American physicist and philosopher Thomas Kuhn came up with idea of a “paradigm shift” in the 1960s to describe a scientific revolution – a momentous discovery that fundamentally rewrites the laws of science, such as Galileo proving the Earth revolves around the Sun or Newton discovering gravity.
It is not too much to say that finance is undergoing a paradigm shift today, driven by smartphones, financial technology startups, and trends such as blockchain and artificial intelligence.
“Most of the change in the industry was quite incremental and what I regard as linear – the introduction of ATMs, the introduction of credit cards, those kinds of things,” says Antony Jenkins, former chief executive of Barclays. “When you look at what’s happening now with mobile banking, it’s a true transformation. The power in people’s pockets enables them to change things in really quite a radical way.”
The technological revolution in finance is at least half a decade old. And yet embracing this new landscape remains a Gordian Knot for most established financial institutions. Recent PwC research found that only 20 per cent of finance executives feel their organisation is structurally ready to embrace a digital future.
Since leaving Barclays in 2015, Mr Jenkins has spent time speaking to fintech startups and banking chief executives to get a sense of the gulf between the two parties and how to bridge it. He has identified four main challenges facing incumbents: the sky-high expectations of customers who are used to services such as Facebook; the weight of regulation since the financial crisis; legacy technology within banks; and what he calls “cultural resistance”.
“If you look inside a big bank, I often think it’s like cutting through a metaphorical tree,” he says of the tech problem. “Banks have almost every generation of technology going back all the way to the 1960s. Those legacy technology stacks are really, really challenging.”
Mr Jenkins founded 10x Technologies, a startup that offers a cloud-based core banking platform – a modern operating system for finance. It aims to help banks with their digital transformation by giving them new foundations on which to build a new bank.
You have to pull the tiller incredibly hard to move a big business
However, it’s the last challenge, cultural resistance, that Mr Jenkins says is “the most difficult and the most powerful” obstacle.
“It’s not that people in banks are bad people or have bad intent or don’t really understand what’s going on in the technology world,” he says. “It just seems very risky to embrace the newer technologies. That is the problem we see across many incumbents in many different industries.”
Kerim Derhalli spent almost 30 years in the City and more than ten years as a managing director at Deutsche Bank before leaving in 2012 to set up investment app Invstr. Like the ex-Barclays boss, he believes there is “a lot of inertia in the commercial mindset”. Also, a lack of technical knowledge at the very highest echelons is holding back progress, he says.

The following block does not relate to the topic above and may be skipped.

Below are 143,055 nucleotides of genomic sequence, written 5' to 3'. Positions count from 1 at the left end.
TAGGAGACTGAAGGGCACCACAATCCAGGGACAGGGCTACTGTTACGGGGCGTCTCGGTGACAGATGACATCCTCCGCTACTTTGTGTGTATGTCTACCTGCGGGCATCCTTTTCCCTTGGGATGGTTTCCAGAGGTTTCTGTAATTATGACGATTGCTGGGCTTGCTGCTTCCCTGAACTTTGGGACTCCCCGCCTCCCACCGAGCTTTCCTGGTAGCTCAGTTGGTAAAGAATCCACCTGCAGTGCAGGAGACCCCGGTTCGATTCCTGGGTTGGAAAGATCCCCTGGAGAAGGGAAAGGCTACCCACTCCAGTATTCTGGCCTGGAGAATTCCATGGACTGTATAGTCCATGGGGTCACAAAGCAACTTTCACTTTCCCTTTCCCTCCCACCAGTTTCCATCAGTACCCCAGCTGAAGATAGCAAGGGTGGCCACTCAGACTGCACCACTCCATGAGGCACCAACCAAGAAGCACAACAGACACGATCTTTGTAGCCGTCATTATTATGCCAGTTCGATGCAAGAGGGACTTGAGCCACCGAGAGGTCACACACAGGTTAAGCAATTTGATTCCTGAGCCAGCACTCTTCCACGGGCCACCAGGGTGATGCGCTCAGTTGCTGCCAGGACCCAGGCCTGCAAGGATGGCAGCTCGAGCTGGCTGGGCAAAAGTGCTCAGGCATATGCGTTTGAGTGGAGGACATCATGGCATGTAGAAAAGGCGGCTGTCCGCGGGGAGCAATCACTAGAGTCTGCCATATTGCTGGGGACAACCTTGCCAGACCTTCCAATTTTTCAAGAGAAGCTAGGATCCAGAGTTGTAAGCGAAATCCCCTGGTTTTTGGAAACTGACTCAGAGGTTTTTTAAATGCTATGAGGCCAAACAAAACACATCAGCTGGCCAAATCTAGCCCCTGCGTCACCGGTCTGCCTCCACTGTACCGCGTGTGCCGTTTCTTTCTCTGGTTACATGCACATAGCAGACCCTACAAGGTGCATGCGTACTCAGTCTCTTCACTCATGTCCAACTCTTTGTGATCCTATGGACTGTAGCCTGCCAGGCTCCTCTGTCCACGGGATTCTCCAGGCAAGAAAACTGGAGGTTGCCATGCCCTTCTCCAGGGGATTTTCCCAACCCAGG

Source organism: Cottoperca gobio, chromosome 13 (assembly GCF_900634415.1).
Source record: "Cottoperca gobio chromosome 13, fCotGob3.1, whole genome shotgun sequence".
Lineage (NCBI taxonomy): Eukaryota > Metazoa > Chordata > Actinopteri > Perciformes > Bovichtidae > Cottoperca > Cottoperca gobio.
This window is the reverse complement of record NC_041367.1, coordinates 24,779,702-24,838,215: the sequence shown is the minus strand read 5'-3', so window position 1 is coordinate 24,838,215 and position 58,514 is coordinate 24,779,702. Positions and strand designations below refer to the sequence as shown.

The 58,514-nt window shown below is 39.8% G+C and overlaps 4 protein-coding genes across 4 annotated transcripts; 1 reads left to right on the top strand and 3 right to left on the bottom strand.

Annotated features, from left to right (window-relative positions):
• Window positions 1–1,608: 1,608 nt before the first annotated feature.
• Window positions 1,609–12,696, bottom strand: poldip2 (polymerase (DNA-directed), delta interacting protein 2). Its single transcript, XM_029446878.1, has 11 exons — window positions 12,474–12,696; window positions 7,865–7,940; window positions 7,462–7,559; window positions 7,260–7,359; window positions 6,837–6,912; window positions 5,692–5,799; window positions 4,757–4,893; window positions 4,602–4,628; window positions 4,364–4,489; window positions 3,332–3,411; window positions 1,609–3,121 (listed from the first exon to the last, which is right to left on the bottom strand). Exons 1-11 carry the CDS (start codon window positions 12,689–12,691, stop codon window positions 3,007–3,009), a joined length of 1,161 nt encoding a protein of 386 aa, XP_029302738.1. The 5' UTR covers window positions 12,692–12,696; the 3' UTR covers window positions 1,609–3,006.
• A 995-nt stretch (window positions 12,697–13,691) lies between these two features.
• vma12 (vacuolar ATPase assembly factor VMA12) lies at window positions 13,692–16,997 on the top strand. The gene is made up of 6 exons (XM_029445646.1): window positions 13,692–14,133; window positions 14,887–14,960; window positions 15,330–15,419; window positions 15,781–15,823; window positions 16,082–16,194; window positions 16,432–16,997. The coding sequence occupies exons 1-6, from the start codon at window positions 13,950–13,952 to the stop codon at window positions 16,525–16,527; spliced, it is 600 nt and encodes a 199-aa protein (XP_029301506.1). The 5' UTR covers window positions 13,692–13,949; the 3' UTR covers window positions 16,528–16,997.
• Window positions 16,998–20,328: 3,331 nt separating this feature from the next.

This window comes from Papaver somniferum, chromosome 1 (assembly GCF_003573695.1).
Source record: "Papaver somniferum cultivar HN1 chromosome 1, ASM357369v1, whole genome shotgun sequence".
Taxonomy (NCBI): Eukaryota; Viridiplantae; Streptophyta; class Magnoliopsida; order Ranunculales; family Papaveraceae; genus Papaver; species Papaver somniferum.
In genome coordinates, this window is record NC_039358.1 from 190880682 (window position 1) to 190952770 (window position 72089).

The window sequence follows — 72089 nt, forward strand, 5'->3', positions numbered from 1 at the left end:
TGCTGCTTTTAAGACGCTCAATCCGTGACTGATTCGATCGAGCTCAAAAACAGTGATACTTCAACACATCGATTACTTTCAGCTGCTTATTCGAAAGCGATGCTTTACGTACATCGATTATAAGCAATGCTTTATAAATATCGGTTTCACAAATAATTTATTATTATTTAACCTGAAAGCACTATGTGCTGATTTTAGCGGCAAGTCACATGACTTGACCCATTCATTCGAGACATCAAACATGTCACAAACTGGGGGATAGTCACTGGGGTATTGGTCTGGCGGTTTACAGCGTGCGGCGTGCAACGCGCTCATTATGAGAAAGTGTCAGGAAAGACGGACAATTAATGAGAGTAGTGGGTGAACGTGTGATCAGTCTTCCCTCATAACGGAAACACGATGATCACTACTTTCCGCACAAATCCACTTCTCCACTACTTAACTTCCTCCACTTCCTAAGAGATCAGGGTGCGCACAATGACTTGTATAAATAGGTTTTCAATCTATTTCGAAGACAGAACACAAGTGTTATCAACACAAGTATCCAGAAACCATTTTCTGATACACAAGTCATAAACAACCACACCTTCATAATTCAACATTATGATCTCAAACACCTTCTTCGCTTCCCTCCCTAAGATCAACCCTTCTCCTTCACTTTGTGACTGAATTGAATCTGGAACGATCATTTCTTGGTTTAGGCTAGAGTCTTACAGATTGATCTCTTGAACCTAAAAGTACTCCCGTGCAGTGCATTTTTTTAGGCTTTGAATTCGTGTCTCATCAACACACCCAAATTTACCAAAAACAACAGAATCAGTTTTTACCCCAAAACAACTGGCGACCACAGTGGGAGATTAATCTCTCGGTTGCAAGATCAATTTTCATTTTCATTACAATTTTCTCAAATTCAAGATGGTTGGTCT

“Bank management is largely technologically illiterate,” says Mr Derhalli. “The people who are running large organisations are running them because they were great with clients or they were great with managing risk or they were great at designing products or, frankly, they were just fantastic political animals.”
Financial institutions realise this and are taking action. Andrew Brem, Aviva’s chief digital officer, says: “The whole of our group executive and non-executive board have been out multiple times to Silicon Valley and to Asia to experience big and small digital businesses first hand. We train them on technological subjects – cyber security, software in the cloud.
“Of course, they are not going to be experts, but they are absolutely aware that they need to know these things at least as a point of curiosity.”
Mr Jenkins adds: “The one piece of advice I always give executives or CEOs when asked how to change the tempo around this is to spend some time understanding the underlying technology. Once you understand that you’ll understand how profound this change is going to be and that’s the real driver of all this.”
Still, even if those at the top of organisations can grasp the scale of change, can they translate it into an effective strategy?
“You have to pull the tiller incredibly hard to move a big business,” says Mr Brem, who joined Aviva in 2014 from a retail background. “You have to be almost caricatured in your behaviour, you have to be iconic.”
Aviva’s chief executive Mark Wilson is a perfect example, he says. Mr Wilson established a “digital garage” in trendy East London as a physical embodiment of Aviva’s digital strategy and has given Mr Brem significant budgetary support. “The important thing is just to make a bet and get fully behind it,” says the Aviva digital chief.
Mr Jenkins believes creating external organisations which stand alone from the mothership is the only way large financial companies will really be able to transform themselves. And it is transformation, not innovation, that is required, he argues.
He recommends building a separate “challenger” organisation that can rise like a phoenix from the ashes of the legacy player. “Ultimately, what may happen is, once the new business is very successful, then they can begin a process of migration on to the new systems,” he says.
Transforming a large institution into a digital-focused, mobile-first, cloud-ready organisation is a five to seven-year journey, Mr Jenkins says, adding: “When I started to work on 10x, there were a lot of people who thought they’d got it covered and thought that the changes weren’t going to be as significant.
“Now I find many bank CEOs thinking a lot about this and being concerned about it. They’ve moved from thinking there wasn’t an issue to trying to solve it – that’s happened in the last 12 months even.” The paradigm shift is underway.